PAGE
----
Along with developing comprehensive environmental graphics, wayfinding sign, and donor recognition programs for New York Law School’s expanded and renovated lower Manhattan campus, Poulin + Morris was commissioned to create dynamic and informational exhibitions spanning 4 floors of the School’s new main building located at 185 Church Street.
Upon entering the lobby, visitors are greeted with a mural honoring Maurice Greenberg, an esteemed alumnus and generous supporter of the School. The mural includes a portrait of Greenberg and a brief biography of the School’s chairman and successful CEO. A commanding graphic element consisting of bold yellow, horizontal bars contain notable quotes by Greenberg illustrating the indelible impact his experiences at the School have made on him.
The second level features an exhibition entitled “How We Teach” which celebrates notable faculty- student partnerships with in-depth visual presentations. Summaries of these real-world projects, portraits of participants, personal quotes, statements from colleagues and clients, published articles and headlines are presented alongside recessed wall niches with reader rails providing further detail and context to the stories displayed. The first 3 projects featured in this changeable exhibition showcase diverse and successful collaborations between faculty and students in challenging, and often high profile, cases. For example, The Public Interest Book Search Initiative aka The Google Project questions the controversial settlement proposed in a class action lawsuit brought by authors and publishers against Google for scanning millions of books and then making them available online. The Securities Arbitration Clinic teams participating students with small investors who have lost money due to dishonest stock brokers and offers free legal services to victims unable to afford legal assistance and represents them in securities arbitrations before the Financial Industry Regulatory Authority (FINRA). The 6 students involved in the Racial Justice Project filed an amicus curiae brief in a racial discrimination case presented to the Supreme Court in 2009. The team argued on behalf of the City of New Haven, Connecticut defending a controversial decision to eliminate the results of a promotion exam for firefighters on the basis that the exam violated the Civil Rights Act of 1965.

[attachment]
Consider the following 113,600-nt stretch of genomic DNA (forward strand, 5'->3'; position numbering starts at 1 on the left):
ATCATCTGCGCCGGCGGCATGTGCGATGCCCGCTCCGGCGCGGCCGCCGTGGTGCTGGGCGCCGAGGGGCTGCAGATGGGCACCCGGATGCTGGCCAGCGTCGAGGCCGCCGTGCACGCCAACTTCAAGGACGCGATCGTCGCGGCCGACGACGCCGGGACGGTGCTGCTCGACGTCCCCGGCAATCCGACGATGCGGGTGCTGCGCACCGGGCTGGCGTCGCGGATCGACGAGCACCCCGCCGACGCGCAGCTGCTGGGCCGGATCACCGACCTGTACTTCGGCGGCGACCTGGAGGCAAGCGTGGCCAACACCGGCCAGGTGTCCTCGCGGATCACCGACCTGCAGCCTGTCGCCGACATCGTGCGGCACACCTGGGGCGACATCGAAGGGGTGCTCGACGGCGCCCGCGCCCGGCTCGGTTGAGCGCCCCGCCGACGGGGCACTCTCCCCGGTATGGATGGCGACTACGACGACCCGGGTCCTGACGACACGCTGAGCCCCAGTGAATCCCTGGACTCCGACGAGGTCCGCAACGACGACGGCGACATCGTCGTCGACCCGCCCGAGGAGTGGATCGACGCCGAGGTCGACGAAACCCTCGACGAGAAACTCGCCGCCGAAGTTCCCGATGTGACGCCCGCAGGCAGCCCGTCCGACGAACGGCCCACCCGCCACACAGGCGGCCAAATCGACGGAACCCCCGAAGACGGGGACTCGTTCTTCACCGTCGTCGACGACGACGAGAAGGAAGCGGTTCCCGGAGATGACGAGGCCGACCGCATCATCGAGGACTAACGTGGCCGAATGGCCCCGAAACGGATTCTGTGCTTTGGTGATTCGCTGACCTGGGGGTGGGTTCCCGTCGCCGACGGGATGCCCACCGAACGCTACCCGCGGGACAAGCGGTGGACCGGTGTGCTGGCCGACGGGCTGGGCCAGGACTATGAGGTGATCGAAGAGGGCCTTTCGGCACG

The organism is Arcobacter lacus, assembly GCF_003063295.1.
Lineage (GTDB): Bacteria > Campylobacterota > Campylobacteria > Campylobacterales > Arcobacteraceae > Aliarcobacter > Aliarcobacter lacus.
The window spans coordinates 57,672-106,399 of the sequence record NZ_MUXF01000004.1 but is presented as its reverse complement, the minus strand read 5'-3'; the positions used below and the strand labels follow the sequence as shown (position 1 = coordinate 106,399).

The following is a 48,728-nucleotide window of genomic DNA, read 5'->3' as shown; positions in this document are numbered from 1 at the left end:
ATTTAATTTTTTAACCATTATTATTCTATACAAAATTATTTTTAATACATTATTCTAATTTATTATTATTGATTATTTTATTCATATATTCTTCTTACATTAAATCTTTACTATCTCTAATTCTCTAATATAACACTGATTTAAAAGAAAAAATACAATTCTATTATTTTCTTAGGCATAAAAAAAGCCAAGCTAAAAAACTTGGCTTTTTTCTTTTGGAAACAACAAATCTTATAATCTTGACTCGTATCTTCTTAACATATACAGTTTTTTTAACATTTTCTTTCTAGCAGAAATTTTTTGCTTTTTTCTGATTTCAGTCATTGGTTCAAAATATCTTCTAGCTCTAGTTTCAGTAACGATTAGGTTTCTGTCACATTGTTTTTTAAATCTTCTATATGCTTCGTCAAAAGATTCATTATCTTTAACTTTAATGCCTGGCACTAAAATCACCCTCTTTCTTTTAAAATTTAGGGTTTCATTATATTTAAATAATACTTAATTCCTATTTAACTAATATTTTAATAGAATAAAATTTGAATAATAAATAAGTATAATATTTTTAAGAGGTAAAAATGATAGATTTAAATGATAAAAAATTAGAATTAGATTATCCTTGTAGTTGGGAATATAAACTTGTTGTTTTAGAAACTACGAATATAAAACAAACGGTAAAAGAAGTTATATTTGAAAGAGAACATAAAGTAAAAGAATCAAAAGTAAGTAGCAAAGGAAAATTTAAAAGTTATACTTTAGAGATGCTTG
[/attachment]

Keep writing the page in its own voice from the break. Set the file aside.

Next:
Levels three and four of the new building host an expansive chronologically-organized timeline which traces the School’s history from 1891 to the present, highlighting significant events. Each event is presented as an individual vignette, communicating a specific story on a core value with related layers of historical information and data. Images and narrative text chronicle the School’s history as well as the accomplishments of distinguished alumni. The layering of images, text, and graphics coupled with bold colors create a seamless, unified exhibition experience integrated throughout the public spaces of the building.